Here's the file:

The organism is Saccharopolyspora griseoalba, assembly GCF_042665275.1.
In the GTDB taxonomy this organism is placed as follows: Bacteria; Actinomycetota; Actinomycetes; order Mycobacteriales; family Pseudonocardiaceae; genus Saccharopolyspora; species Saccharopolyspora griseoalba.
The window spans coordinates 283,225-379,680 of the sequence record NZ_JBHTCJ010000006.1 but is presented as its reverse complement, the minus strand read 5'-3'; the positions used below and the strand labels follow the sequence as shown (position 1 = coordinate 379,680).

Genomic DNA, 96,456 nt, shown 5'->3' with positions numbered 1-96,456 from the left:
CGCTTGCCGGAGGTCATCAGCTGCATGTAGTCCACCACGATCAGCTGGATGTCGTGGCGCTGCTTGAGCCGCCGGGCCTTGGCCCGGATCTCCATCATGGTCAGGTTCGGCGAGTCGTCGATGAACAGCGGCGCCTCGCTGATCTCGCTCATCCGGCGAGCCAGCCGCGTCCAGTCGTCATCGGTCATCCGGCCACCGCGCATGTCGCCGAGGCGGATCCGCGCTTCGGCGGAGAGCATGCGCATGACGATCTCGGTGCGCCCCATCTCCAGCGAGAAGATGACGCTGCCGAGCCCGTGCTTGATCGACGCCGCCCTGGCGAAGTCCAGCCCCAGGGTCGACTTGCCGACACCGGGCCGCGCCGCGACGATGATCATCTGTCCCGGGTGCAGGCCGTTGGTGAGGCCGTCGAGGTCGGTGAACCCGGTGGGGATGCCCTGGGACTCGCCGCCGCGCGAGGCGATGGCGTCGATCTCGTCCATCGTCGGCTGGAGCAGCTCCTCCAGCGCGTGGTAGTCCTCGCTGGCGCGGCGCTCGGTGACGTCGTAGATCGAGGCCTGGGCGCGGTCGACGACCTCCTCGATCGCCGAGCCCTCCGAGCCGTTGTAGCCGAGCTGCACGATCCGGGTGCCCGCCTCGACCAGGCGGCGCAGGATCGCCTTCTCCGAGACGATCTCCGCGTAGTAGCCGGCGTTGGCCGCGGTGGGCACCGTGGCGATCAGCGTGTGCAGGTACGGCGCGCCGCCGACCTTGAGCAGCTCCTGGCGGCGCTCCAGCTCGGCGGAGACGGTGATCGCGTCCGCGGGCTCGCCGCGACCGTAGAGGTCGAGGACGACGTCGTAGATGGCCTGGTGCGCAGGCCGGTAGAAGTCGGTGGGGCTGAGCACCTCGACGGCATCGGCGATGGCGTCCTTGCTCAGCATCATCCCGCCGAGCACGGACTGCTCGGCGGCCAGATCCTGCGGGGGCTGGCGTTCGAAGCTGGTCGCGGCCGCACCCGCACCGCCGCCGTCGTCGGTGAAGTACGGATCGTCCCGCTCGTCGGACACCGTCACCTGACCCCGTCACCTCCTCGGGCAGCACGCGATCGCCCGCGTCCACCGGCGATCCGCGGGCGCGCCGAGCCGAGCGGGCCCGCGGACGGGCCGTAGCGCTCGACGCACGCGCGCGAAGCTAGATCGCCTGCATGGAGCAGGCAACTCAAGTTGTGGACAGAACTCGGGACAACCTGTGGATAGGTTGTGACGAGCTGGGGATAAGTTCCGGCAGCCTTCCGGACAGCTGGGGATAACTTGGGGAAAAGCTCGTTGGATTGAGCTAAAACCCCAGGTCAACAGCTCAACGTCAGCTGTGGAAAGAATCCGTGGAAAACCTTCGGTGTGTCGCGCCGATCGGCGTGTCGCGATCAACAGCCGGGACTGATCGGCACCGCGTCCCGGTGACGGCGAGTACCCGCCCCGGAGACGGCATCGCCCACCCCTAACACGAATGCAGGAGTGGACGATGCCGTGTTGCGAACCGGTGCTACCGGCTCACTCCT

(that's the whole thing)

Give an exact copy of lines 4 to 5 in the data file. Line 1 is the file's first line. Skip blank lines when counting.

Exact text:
Genomic DNA, 96,456 nt, shown 5'->3' with positions numbered 1-96,456 from the left:
CGCTTGCCGGAGGTCATCAGCTGCATGTAGTCCACCACGATCAGCTGGATGTCGTGGCGCTGCTTGAGCCGCCGGGCCTTGGCCCGGATCTCCATCATGGTCAGGTTCGGCGAGTCGTCGATGAACAGCGGCGCCTCGCTGATCTCGCTCATCCGGCGAGCCAGCCGCGTCCAGTCGTCATCGGTCATCCGGCCACCGCGCATGTCGCCGAGGCGGATCCGCGCTTCGGCGGAGAGCATGCGCATGACGATCTCGGTGCGCCCCATCTCCAGCGAGAAGATGACGCTGCCGAGCCCGTGCTTGATCGACGCCGCCCTGGCGAAGTCCAGCCCCAGGGTCGACTTGCCGACACCGGGCCGCGCCGCGACGATGATCATCTGTCCCGGGTGCAGGCCGTTGGTGAGGCCGTCGAGGTCGGTGAACCCGGTGGGGATGCCCTGGGACTCGCCGCCGCGCGAGGCGATGGCGTCGATCTCGTCCATCGTCGGCTGGAGCAGCTCCTCCAGCGCGTGGTAGTCCTCGCTGGCGCGGCGCTCGGTGACGTCGTAGATCGAGGCCTGGGCGCGGTCGACGACCTCCTCGATCGCCGAGCCCTCCGAGCCGTTGTAGCCGAGCTGCACGATCCGGGTGCCCGCCTCGACCAGGCGGCGCAGGATCGCCTTCTCCGAGACGATCTCCGCGTAGTAGCCGGCGTTGGCCGCGGTGGGCACCGTGGCGATCAGCGTGTGCAGGTACGGCGCGCCGCCGACCTTGAGCAGCTCCTGGCGGCGCTCCAGCTCGGCGGAGACGGTGATCGCGTCCGCGGGCTCGCCGCGACCGTAGAGGTCGAGGACGACGTCGTAGATGGCCTGGTGCGCAGGCCGGTAGAAGTCGGTGGGGCTGAGCACCTCGACGGCATCGGCGATGGCGTCCTTGCTCAGCATCATCCCGCCGAGCACGGACTGCTCGGCGGCCAGATCCTGCGGGGGCTGGCGTTCGAAGCTGGTCGCGGCCGCACCCGCACCGCCGCCGTCGTCGGTGAAGTACGGATCGTCCCGCTCGTCGGACACCGTCACCTGACCCCGTCACCTCCTCGGGCAGCACGCGATCGCCCGCGTCCACCGGCGATCCGCGGGCGCGCCGAGCCGAGCGGGCCCGCGGACGGGCCGTAGCGCTCGACGCACGCGCGCGAAGCTAGATCGCCTGCATGGAGCAGGCAACTCAAGTTGTGGACAGAACTCGGGACAACCTGTGGATAGGTTGTGACGAGCTGGGGATAAGTTCCGGCAGCCTTCCGGACAGCTGGGGATAACTTGGGGAAAAGCTCGTTGGATTGAGCTAAAACCCCAGGTCAACAGCTCAACGTCAGCTGTGGAAAGAATCCGTGGAAAACCTTCGGTGTGTCGCGCCGATCGGCGTGTCGCGATCAACAGCCGGGACTGATCGGCACCGCGTCCCGGTGACGGCGAGTACCCGCCCCGGAGACGGCATCGCCCACCCCTAACACGAATGCAGGAGTGGACGATGCCGTGTTGCGAACCGGTGCTACCGGCTCACTCCT